It's a workstation which offers more capacity than the entry-level ThinkStation P300 yet remains extremely affordable. The ThinkStation P500 offers a fully flexible workstation for nearly any requirement.
The ThinkStation workstation family has been completely redesigned for higher reliability and ease of maintenance. The P500 model fits into the mainstream CAD and design category. We look at the configuration options which make it an attractive workstation to standardize on and present the performance data from our test system.
The system has impressive specifications. It supports third generation Intel Xeon E5 processors – either the high-speed 1600 models or the many core 2600 versions. Memory capacity is 256 GB. The ThinkStation P500 can have as many as 11 storage devices. And graphics options include ultra-high-end graphics like the Quadro K6000.
Our system is configured with a 6 core Intel Xeon E5-2603 processor, 16 GB of memory, 1TB of storage and an NVIDIA Quadro K2200 graphics card. This configuration can easily support a wide range of CAD and 3D modeling applications.
Our testing includes interactive 3D modeling, 3D visualization, and computing intensive rendering. The interactive 3D performance remains excellent across all tests for medium sized models. With our configuration, the performance dips as we would expect for extremely large data sets, but for the most part remains at an acceptable level for normal, productive work.
Below we show you the performance results and add information on the workload placed on the system's CPU and GPU. This allows you to understand where performance limits occur. With this information, you can adapt your ThinkStation P500 configuration to the demands of your projects.
If we look at the results above, then our configuration looks perfect for interactive 3D design and CAD with medium-sized models. Our 3D modeling measurements and 3D visualization tests all deliver 100 frames per second (FPS) or better. For ray-tracing, we are less concerned about interactive performance. The applications Showcase and VRED allow us to easily maneuver the model with a low-level of ray-traced rendering while moving and then converge rapidly with a high-quality image when we stop.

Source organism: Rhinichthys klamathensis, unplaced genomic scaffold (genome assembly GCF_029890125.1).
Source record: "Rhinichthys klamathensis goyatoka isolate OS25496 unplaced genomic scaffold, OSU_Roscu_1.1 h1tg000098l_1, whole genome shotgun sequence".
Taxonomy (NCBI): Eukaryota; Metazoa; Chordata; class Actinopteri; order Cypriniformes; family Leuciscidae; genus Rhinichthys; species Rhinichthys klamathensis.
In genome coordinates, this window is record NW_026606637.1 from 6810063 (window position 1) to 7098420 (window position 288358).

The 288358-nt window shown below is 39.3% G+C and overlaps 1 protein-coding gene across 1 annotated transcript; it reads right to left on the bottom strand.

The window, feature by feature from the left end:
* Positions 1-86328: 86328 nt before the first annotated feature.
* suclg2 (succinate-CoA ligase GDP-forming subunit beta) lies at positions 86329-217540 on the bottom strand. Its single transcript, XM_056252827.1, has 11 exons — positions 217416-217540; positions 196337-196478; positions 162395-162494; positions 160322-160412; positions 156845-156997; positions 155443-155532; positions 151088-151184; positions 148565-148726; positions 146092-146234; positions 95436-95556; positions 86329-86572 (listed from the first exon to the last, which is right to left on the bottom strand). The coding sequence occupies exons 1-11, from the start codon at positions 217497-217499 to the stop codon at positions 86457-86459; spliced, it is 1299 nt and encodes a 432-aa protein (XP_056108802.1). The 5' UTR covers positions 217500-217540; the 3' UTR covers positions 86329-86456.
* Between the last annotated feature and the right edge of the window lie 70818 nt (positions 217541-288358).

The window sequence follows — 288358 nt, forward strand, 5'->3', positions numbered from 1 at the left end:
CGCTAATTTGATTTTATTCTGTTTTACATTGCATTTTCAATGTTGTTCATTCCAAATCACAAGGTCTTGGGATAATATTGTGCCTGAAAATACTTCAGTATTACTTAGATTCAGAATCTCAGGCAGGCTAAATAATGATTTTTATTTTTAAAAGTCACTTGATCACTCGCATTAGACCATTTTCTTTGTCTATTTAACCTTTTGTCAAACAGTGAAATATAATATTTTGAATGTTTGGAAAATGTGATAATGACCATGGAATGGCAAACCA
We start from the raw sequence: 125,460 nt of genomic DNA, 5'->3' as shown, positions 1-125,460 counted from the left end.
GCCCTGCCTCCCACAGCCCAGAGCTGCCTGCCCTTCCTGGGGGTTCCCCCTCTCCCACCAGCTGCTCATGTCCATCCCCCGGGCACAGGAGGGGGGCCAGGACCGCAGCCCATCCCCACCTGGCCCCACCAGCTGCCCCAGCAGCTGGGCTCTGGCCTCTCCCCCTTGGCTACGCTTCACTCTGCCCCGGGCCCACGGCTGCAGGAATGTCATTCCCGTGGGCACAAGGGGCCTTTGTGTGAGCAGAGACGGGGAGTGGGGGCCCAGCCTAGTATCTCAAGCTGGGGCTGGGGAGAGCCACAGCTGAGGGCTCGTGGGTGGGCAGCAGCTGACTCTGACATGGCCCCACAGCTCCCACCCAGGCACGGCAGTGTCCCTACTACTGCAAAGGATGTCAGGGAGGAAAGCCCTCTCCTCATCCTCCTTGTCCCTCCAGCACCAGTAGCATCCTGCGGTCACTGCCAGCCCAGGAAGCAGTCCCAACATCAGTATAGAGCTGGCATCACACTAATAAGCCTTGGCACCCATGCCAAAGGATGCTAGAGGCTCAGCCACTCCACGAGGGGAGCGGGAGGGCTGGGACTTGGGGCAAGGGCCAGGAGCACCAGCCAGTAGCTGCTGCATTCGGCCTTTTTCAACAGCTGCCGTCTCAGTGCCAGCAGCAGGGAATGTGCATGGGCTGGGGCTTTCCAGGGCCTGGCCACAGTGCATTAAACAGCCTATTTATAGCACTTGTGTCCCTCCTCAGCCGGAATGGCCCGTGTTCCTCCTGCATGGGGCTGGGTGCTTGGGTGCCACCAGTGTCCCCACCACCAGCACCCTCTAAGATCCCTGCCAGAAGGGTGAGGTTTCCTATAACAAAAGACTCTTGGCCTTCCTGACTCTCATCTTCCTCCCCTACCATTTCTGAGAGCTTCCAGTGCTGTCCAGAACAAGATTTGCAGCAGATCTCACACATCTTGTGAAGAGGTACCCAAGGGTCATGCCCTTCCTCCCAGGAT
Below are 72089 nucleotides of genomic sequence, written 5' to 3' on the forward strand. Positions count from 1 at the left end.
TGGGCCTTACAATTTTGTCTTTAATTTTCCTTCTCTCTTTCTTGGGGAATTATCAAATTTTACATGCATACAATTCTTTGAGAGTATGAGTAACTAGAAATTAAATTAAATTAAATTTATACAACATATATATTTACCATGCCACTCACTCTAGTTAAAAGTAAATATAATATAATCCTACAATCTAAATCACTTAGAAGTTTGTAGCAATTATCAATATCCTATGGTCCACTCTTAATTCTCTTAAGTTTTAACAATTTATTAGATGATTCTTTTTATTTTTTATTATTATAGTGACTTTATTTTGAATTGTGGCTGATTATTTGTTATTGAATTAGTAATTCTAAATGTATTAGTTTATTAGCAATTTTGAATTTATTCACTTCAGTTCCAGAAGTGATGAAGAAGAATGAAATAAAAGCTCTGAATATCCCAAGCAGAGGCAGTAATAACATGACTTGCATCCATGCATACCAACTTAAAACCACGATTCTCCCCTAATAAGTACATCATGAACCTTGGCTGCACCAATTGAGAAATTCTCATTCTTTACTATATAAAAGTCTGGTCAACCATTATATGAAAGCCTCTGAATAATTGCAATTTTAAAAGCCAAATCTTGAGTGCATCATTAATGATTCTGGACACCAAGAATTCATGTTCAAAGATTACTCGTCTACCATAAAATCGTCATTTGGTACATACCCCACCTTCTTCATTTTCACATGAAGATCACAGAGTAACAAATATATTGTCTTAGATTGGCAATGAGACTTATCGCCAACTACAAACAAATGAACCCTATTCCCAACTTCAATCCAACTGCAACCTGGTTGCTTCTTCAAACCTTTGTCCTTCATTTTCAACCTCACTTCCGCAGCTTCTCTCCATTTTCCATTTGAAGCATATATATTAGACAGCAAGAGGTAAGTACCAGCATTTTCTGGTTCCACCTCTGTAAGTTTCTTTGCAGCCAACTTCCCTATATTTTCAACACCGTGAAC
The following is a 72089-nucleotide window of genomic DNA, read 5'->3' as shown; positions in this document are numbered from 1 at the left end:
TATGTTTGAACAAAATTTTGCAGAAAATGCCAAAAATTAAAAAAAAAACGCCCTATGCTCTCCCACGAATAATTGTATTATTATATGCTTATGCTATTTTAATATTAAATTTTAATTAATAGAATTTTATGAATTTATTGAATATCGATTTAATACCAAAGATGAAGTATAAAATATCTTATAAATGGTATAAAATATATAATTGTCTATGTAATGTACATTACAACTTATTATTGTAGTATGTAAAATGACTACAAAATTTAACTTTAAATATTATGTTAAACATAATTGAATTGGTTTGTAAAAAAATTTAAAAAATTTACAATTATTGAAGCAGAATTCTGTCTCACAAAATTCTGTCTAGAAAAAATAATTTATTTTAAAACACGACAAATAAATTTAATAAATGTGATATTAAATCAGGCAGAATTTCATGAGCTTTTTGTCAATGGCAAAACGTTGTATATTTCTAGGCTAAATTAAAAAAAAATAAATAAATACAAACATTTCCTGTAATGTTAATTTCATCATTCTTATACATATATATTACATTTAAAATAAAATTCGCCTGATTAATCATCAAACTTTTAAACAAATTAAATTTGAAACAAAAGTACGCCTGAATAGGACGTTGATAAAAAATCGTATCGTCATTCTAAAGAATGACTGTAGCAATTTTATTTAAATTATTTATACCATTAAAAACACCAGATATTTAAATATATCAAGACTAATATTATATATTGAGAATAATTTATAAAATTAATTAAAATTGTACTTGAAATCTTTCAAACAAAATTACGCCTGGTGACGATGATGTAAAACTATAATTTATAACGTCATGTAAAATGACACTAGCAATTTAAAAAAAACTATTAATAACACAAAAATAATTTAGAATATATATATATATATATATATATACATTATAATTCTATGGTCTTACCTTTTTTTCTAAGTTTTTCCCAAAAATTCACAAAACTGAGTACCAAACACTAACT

Once we move to a complex model, the interactive 3D performance drops. 3DS MAX runs at just under 10 FPS which is acceptable from time-to-time. With our visualization applications, the large models have noticeably longer load times. The performance remains interactive, but it begs for a system upgrade.
Ray-traced rendering with large models is always a very demanding scenario and we see that in our results. Switching from a hardware rendering to a ray-traced rendering mode takes much longer than we normally would want to wait. The interactivity is very low, but this would not be a realistic working environment.
For interactive 3D modeling with large models we see the same effect across all three applications. These applications use one core of the CPU and saturate it while the GPU still has a workload under 50%. This clearly points to a quad-core E5-1600 CPU with a speed higher than 3 GHz and a memory upgrade to 32 GB or more.
The GPU has some additional capacity, however once the CPU and memory are upgraded and no longer causing a bottleneck, you can expect to saturate the GPU as well. This would point to an upgrade of the GPU to a Quadro K4200 or faster graphics card which is a configuration that the ThinkStation P500 easily supports.
The ray-tracing tests with our large model stress the system as it is configured. The loading times are very long and responsiveness of the system is very slow. Because this is an extremely demanding workload, there are several configuration upgrades to consider. For the CPU, we recommend selecting the newest E5-2600 processors with many cores – up to 18 at this writing – with the fastest clock speeds possible. To complement this powerful CPU, you should increase the system memory to 64 GB or more. What can also provide a boost in system responsiveness would be fast SSD storage.
Below are the results from our Viewperf 12 tests for reference. The results are similar to our tests using the Quadro K2200 in a ThinkStation P900. There is a slight difference in results due to the faster CPU that was used in the ThinkStation P900 system. Viewperf 12 is an excellent test for measuring the relative performance between graphics cards. For this review, we prefer to focus our analysis on the application testing.
For CADplace it is clear : the ThinkStation P500 is the workhorse of the ThinkStation family. With, perhaps, the widest range of configuration possibilities of any ThinkStation, the P500 model allows you to standardize on a single workstation which, in turn, can address many different needs in your engineering and design departments through custom configurations.